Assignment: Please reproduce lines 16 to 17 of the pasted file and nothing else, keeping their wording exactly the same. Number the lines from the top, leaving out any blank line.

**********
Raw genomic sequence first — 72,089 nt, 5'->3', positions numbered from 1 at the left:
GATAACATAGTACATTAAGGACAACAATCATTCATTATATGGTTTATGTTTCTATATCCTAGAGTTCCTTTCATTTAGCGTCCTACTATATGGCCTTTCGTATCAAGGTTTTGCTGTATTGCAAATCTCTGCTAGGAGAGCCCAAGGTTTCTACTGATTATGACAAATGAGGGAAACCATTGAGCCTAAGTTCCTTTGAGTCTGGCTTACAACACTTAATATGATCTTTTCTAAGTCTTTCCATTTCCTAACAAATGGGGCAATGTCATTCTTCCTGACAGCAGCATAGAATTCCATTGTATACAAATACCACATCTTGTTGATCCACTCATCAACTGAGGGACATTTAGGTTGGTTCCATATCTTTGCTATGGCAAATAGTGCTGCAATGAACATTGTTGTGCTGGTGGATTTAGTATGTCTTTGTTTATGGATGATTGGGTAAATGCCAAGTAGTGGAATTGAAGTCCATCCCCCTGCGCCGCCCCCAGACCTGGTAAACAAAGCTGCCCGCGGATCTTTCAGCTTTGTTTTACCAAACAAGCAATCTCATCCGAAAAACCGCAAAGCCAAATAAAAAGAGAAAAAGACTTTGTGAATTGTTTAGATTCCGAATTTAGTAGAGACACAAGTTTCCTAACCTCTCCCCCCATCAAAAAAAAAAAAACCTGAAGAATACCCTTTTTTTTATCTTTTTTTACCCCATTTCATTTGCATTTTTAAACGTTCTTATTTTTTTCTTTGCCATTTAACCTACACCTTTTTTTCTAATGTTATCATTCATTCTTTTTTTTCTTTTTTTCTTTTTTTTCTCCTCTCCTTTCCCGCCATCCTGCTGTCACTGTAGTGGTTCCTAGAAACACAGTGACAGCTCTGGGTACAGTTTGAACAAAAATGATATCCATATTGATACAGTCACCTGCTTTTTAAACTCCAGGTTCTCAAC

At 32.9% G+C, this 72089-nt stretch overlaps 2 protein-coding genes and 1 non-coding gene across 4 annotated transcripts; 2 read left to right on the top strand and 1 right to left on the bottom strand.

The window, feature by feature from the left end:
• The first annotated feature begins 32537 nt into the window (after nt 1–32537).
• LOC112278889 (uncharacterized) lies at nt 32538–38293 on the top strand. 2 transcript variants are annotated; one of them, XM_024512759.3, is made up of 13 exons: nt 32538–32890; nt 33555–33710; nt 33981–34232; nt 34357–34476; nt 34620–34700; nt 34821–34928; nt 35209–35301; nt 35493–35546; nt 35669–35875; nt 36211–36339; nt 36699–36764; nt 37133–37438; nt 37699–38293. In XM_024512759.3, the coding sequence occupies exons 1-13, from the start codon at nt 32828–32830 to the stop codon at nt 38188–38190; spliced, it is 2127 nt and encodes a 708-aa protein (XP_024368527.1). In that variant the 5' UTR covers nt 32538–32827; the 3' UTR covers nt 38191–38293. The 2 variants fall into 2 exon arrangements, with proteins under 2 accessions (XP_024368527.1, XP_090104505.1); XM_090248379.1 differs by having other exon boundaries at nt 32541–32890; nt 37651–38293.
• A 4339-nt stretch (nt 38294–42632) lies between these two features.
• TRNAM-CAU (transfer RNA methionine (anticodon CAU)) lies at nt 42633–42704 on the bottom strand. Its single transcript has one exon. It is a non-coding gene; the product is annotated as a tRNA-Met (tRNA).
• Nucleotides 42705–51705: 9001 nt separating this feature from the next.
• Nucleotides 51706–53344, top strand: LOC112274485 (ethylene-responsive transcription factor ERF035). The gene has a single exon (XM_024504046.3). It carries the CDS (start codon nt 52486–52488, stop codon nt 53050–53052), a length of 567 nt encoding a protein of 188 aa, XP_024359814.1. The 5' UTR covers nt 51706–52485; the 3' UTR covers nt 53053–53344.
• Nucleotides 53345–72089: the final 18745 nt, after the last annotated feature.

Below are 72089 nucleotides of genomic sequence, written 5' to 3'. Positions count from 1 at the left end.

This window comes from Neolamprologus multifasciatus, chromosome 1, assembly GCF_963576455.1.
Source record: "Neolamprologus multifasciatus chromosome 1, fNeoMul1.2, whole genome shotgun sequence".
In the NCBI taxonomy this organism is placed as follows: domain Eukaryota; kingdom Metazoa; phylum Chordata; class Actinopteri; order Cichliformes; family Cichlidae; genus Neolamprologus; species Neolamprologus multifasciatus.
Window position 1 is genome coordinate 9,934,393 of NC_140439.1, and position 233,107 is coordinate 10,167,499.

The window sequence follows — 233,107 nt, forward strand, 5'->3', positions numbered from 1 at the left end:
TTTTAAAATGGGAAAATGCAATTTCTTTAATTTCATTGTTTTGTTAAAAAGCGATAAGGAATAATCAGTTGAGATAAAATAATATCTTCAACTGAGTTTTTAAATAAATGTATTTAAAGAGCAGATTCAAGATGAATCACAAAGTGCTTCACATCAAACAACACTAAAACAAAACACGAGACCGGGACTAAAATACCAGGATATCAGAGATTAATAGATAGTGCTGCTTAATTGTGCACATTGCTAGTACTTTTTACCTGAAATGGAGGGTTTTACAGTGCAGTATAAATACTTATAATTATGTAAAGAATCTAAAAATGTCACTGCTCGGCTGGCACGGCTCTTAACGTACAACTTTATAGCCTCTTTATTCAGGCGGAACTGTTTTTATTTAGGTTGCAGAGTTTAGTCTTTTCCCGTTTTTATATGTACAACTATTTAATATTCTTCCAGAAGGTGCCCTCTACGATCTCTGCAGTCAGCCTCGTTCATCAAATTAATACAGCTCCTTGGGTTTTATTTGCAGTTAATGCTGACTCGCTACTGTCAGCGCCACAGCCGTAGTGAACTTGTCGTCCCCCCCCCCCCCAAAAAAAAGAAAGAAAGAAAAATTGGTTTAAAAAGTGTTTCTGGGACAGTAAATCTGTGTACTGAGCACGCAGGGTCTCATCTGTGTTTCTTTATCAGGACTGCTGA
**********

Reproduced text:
Window position 1 is genome coordinate 9,934,393 of NC_140439.1, and position 233,107 is coordinate 10,167,499.

The window sequence follows — 233,107 nt, forward strand, 5'->3', positions numbered from 1 at the left end: